Teaser Tuesday and Third Culture Kids

It’s Tuesday, and here are the rules:

Grab your current read Let the book fall open to a random page Share with us two (2) “teaser” sentences from that page, somewhere between lines 7 and 12. You also need to share the title of the book that you’re getting your “teaser” from … that way people can have some great book recommendations if they like the teaser you’ve given!

There is only one VERY IMPORTANT THING TO REMEMBER:

*** Do NOT post anything that could spoil the plot of the book!!! ***

And here is my teaser, coming from page 217:

“Under the stress of raising kids in settings markedly different from their own upbringings, parents often go to extremes.”

The book is “Third Culture Kids: The Experience of Growing Up Among Worlds” by David C. Pollock & Ruth E. Van Reken.

I have to thank my high school friend Eric for bringing the book to my attention. I would not normally read ‘psychology’ texts, or child rearing texts, but this one is a ‘must’ for me. I am probably what can be classified as a third culture kid. It can most simply be defined as someone who grows up in a culture that is not the culture their parents identify with. Expat kids that become attached to the community they grow up in rather than the community their parents call ‘home’.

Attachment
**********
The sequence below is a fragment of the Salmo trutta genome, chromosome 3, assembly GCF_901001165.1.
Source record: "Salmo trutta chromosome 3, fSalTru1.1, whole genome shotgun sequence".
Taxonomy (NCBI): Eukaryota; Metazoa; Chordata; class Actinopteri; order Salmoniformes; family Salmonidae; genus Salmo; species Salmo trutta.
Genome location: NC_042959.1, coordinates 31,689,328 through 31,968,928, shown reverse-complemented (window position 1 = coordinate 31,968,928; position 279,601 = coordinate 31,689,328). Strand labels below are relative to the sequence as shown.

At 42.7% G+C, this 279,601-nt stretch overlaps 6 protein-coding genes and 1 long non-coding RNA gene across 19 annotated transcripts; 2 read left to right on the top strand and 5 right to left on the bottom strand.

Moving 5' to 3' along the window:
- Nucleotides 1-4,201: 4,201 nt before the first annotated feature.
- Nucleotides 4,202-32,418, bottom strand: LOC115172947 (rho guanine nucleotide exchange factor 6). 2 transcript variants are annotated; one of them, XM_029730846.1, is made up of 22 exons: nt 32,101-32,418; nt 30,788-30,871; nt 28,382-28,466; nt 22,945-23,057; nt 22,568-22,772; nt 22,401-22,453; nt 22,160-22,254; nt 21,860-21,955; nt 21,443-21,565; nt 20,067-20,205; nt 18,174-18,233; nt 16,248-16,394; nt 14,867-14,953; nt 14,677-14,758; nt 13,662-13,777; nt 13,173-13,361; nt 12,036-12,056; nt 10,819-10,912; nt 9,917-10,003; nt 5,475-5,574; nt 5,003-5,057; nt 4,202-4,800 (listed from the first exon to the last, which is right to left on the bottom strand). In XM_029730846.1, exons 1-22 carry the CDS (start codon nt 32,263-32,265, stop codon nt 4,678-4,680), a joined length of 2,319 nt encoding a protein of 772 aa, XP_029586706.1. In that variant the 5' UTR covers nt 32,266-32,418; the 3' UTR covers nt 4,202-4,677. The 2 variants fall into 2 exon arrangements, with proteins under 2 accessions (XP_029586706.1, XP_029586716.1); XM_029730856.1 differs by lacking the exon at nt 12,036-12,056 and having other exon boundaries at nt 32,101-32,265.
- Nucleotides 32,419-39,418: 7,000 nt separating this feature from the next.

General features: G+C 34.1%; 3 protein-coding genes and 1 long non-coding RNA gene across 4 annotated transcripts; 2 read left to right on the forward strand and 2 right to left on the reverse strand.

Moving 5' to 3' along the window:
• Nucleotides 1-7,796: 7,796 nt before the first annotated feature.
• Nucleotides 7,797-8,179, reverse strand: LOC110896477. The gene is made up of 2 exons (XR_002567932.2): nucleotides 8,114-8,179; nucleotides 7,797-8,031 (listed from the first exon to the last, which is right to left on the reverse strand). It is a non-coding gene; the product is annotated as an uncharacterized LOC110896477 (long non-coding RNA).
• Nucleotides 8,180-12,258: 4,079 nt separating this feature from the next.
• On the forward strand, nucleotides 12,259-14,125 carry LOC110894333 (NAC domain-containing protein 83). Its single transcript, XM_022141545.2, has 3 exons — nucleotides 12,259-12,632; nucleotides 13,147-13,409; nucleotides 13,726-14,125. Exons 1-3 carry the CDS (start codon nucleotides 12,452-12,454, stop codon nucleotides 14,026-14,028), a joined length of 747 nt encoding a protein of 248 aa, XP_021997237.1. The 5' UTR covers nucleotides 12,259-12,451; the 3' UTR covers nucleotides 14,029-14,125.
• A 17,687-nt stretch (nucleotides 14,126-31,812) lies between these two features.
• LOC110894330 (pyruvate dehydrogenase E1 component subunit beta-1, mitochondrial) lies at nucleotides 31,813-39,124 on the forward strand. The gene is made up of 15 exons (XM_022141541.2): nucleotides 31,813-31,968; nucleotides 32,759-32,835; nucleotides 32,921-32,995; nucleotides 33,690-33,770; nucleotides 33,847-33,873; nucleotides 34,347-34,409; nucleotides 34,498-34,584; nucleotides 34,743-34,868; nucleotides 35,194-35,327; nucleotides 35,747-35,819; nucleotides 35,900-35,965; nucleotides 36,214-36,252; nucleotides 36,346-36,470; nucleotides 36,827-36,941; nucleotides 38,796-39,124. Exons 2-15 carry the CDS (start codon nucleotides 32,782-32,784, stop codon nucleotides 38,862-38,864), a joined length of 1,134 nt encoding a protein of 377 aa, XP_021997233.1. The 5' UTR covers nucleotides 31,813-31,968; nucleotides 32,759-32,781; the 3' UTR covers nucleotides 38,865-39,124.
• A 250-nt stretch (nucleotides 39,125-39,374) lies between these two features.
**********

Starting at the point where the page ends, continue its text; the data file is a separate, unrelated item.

I’m only a little ways into the book, but I already think it will be very interesting. And anyone who is a parent to a third culture kid should probably consider reading it!

Comments (3)

  1. Bogsider

    Looks like a very interesting read, this one. I am not a third culture kid by any means, but remember feeling like one in many ways. My parents moved from the capital city of Denmark to the absolute sticks, middle of nowhere when I was a kid so I sort of had to move with them, LOL. Coming from the big city to the sticks never went down well with classmates and even though my parents still live there, me and my siblings moved away years ago. We never got attached to the place for real, even though we were practically babies when we moved there. It is nice to visit our parents and during summer, it is a glorious place. And also, they years have brought more openminded thoughts to the sticks as well, but it will take generations before a family is really accepted. Okay, now I am seriously babbling and straying away from the subject 🙂 Just wanted to say hi :o)

    Reply
  2. Anonymous

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  3. Anonymous

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